Such tax increases, we were told, stimulated growth. The theory, articulated by then-Treasury Secretary Robert Rubin, was that lower government borrowing would make more capital available for investment. Mr. Kerry signed on to Rubinomics Wednesday: "Ultimately, as deficits drive up long-term interest rates, they will dry up investment and undermine the belief, at home and overseas, that America is worth investing in."

It's a testament to the Clinton myth that Mr. Kerry can say this with a straight face when nominal interest rates are at 40-year lows and real rates are near zero. The supposed correlation between the deficit and rates can't be found, yet even as the U.S. is awash with liquidity we're told that the deficit will starve entrepreneurs of capital. What's really in short supply is willingness to take risks, and President Bush is already remedying that with the incentive of lower marginal rates.

Mr. Kerry also falls short of the mark when he resurrects the Democratic line that the rich aren't paying their fair share. The numbers tell a different story. A study released this week by the nonpartisan Congressional Budget Office shows that the trend has been moving in the opposite direction. In 2001, the top fifth of earners paid 26.8% of income in taxes compared with 24.5% in 1984; the other four quintiles all saw their rates drop significantly. The U.S. tax system has become more progressive.

It's true that the Clinton years witnessed the elimination of the federal deficit. But that was not due, as Mr. Kerry wants us to believe, to spending caps like those he is proposing. The caps were honored in the breach, with Congress each year repealing the previously imposed limits and setting new ones.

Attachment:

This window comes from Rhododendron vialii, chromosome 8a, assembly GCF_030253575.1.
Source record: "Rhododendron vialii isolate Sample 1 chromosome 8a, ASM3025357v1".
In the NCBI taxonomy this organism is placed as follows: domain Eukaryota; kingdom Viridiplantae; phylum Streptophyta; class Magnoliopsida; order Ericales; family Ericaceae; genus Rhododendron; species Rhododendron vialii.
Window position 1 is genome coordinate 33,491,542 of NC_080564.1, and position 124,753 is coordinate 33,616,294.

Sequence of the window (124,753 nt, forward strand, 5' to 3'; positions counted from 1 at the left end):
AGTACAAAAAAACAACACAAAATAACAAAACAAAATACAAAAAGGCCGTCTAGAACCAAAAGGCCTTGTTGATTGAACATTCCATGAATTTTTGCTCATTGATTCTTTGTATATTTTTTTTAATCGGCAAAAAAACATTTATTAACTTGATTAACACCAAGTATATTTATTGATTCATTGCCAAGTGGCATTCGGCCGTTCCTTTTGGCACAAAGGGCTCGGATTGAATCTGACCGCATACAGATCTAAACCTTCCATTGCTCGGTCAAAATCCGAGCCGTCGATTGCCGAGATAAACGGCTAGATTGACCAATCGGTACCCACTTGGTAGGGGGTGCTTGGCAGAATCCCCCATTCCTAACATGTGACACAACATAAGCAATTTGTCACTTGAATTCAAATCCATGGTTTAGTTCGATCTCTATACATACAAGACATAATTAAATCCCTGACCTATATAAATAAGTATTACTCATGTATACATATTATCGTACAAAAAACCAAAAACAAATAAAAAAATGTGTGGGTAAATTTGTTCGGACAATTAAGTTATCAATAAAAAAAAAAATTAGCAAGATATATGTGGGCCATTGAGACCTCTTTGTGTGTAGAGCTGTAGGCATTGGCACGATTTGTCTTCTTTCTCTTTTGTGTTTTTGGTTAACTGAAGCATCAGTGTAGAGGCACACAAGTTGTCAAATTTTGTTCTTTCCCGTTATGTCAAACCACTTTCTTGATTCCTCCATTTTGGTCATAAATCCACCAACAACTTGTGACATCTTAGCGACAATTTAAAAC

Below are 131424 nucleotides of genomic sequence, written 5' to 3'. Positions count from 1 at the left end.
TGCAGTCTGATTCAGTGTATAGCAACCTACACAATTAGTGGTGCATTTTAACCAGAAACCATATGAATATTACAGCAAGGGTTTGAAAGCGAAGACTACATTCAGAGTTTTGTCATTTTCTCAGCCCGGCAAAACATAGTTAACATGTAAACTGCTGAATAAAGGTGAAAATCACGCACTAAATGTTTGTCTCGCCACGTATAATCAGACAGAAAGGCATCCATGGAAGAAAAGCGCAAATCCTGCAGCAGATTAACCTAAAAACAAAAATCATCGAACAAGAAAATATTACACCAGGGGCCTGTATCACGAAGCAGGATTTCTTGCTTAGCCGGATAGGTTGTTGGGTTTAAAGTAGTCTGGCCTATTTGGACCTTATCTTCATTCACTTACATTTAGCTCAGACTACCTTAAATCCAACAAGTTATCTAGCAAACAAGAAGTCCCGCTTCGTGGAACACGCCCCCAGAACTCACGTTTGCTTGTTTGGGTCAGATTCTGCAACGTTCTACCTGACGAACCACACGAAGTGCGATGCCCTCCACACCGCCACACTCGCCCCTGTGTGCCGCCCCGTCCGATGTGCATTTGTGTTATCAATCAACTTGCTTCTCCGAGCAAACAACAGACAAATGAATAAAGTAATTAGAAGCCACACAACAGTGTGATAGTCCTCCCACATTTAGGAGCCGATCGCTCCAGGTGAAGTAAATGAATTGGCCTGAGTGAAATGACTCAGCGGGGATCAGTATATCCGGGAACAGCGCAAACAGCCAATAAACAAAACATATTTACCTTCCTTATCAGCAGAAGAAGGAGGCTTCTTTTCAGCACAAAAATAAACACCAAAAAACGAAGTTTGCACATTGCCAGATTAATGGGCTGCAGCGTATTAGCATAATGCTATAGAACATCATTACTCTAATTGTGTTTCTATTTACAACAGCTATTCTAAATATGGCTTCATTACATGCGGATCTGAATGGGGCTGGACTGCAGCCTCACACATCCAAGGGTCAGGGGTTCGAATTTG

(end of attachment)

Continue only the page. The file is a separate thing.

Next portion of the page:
The real savings came from a combination of factors, including a massive "peace dividend" cut in defense spending to 3% of GDP from 5%. The Republican revolution of 1994 brought cuts in other discretionary spending over the following two years. And the soaring stock market of the bubble years combined with a capital gains tax cut to create a massive revenue windfall.

The surplus did not lead to a lowering of the tax burden--quite the opposite. The Clinton tax increases and the speculative fever drove government receipts to a peak of 20.8% of GDP. The Bush tax cuts and the bursting of the bubble have brought that figure down to about 16%. If rates are left as they are, as the economy accelerates revenues should stabilize near their postwar average of 18% of GDP.

Mr. Kerry's "fiscal responsibility" would mean increasing the tax burden again, which would likely kill the recovery. And by ruling out the reform of Social Security and Medicare, he makes it inevitable that the long-term fiscal situation will deteriorate rapidly after 2008, when baby boomers start to retire. At that, the call for tax hikes will become a roar.

Mr. Bush left himself exposed to a Democratic challenge on fiscal stewardship. Since 2001 more than half of new spending has been unrelated to the war on terror. Nevertheless, Mr. Kerry's conversion to fiscal responsibility won't convince those who keep the faith.


18:38 Écrit par Kathy Schmurtz et Had | Lien permanent | Commentaires (0) |  Facebook |